One princess, two pigs' heads, and nine monks graced the groundbreaking ceremony for Texas Instruments Inc.'s newest semiconductor plant, in Chachoengsao, 25 miles east of Bangkok, Thailand. A court Brahmin, resplendent in white tunic and trousers--with a mobile phone tucked into his waistband--directed Princess Galayani Vadhana's blessing of the cornerstone, accompanied by chanting monks and a blue-and-white-suited school band.
What allure could such a setting possibly hold for TI? It's an opportunity to sink even deeper roots in Southeast Asia--the world's fastest-growing semiconductor market and production base. TI already is milking three profitable chip joint ventures in Japan, Singapore, and Taiwan. All three are set up so that TI can pass off most of the huge investment burden, reap profits as long as the chip market is strong, and shrug off the damage if the market tanks.
SNAKEBITES? But taking this model to Thailand poses new challenges. The country boasts neither the spotless high-tech industrial parks nor the state-of-the-art telecom and transport systems that TI is used to. Snakebite kits were in the packets handed to TI's construction team at the planned $1.2 billion facility, on a rutted, unpaved road running beside rice paddies. Nor can TI depend on a corps of local engineers, such as those found elsewhere in Asia.
But TI is confident, because its partner, a soft-spoken Thai entrepreneur named Charn Uswachoke, is a minor miracle worker. In less than a decade, his Alphatec Group has built an empire packaging and testing chips for the likes of TI, Cypress Semiconductor, and Advanced Micro Devices. To win over TI, he's picking up 74% of the tab.
Last year, the nine companies that make up his group posted combined profits of $60 million on sales of $1 billion, both up about 30% from 1994. While most Thai electronics companies are screwdriver plants for Japanese VCRs and TVs, Alphatec has higher-tech niches. The group "seems to be driving the whole industry in Thailand," says Eddy Tan, a Singapore-based semiconductor analyst for Dataquest Inc.
One credential that caught TI's attention: Uswachoke's long experience working with Western businesspeople. A U.S.-educated engineer and MBA, he lived in the U.S. for 11 years. Back in Thailand, he ran AT&T's Thai semiconductor unit, and then acquired Philips Signetics' Thai chip-packaging operation in 1988. Next, he harnessed a team of expatriate managers to run Alphatec. Today, he's the only Thai among the company's 10 top executives.
Uswachoke's other trump card is his ability to attract major-league financing. A member of Thailand's close-knit, powerful ethnic Chinese community, he's a master of guanxi (connections). When he needed $25 million to buy the Philips Signetics unit, Uswachoke simply made a few phone calls to friends. They were on hand again when he was short $70 million to buy the AT&T subsidiary, and they may put up as much as $500 million for the TI venture. Marvels Alphatec Group's American president, Robert B. Mollerstuen: "You shake hands and walk away with millions."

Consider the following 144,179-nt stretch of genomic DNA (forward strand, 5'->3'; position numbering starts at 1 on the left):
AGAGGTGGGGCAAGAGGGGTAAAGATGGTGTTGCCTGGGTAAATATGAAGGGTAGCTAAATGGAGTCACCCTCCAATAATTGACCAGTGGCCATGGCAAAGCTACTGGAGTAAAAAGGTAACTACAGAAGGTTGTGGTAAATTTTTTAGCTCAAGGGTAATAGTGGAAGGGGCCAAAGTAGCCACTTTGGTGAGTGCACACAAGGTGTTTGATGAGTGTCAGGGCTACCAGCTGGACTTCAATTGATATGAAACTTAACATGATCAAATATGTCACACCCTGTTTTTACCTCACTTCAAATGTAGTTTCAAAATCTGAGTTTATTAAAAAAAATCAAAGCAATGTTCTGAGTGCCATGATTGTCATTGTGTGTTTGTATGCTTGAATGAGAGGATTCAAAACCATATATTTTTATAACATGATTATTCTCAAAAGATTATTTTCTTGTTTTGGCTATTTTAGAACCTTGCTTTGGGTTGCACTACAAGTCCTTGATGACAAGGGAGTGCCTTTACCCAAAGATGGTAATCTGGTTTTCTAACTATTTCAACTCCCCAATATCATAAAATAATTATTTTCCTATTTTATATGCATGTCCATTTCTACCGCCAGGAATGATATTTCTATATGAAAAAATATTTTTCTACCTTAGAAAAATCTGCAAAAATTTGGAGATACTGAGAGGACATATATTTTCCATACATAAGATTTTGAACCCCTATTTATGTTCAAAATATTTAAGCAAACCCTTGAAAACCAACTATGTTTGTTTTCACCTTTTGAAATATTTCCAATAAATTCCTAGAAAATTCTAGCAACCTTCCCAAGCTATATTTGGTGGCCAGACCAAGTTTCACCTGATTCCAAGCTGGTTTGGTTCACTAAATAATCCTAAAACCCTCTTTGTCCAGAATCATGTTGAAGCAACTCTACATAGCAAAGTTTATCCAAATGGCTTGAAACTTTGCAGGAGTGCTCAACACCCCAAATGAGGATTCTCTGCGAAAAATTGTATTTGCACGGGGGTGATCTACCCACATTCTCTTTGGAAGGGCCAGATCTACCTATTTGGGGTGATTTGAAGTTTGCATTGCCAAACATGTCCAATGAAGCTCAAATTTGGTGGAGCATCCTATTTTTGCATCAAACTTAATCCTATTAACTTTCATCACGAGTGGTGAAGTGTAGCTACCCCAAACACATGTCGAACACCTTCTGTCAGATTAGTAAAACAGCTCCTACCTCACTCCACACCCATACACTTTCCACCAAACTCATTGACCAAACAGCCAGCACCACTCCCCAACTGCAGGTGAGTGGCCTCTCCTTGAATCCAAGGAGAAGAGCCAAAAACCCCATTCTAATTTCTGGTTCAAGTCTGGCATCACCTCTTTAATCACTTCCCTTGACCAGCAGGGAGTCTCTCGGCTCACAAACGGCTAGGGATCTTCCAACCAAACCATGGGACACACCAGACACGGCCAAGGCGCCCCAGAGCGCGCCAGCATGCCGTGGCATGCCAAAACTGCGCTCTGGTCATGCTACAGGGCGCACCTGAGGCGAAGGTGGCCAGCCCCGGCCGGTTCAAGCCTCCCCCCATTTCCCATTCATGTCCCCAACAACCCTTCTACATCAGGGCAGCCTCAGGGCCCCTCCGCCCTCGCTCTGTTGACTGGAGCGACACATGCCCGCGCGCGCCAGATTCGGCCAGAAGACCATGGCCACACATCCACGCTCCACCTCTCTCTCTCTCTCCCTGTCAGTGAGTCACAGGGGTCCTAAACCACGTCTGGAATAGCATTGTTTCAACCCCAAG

With more of that kind of financial help, Uswachoke figures, group sales could quadruple, to $4 billion by 2000. To get there, Uswachoke covets a grander industrial base (table). Even as he was negotiating with TI earlier this year, his company broke ground on a $1.5 billion fabrication plant to make logic chips in the same vicinity. Two other plants, worth $400 million, are in the works nearby. The result will be Thailand's first high-tech industrial park, called Alphatechnopolis, occupying a swath of land double the size of Taiwan's famed Hsinchu Science Park.
None of these bold projects is free of risk. Already, Uswachoke is shouldering a debt burden that will soon outweigh his equity base. What's more, with massive new dynamic random-access memory capacity coming on stream in North America, Europe, and North Asia, Alphatechnopolis could be cranking up just as the chip industry heads south.
But that seems unlikely. Dataquest expects semiconductor consumption in non-Japanese Asia to surpass the Japanese market in 1998, making it the second-largest in the world, after the U.S. Getting in early, says the president of TI's Semiconductor Group, Thomas J. Engibous, "gives us access to the best educated labor force in the country."
Moreover, if global growth of the industry accelerates to 20% a year, as some expect, TI's current customers will be clamoring for more product than its existing plants and joint ventures can supply. That should leave Uswachoke plenty of room to pursue his favorite activity: rapid expansion.
A NEW ASIAN CHIP POWERHOUSE
(Alphatech's 1995 investments)
-- Breaks ground on Thailand's first major chip fabrication plant, worth $1.5 billion
-- Breaks ground on first phase of $1.2 billion DRAM plant with partner Texas Instruments
-- Lays plans for a $1 billion high-tech industrial park called Alphatechnopolis
-- Announces a $165 million expansion of U.S. chip-testing and assembly operations
-- Constructs a $50 million chip-testing and assembly
facility in Shanghai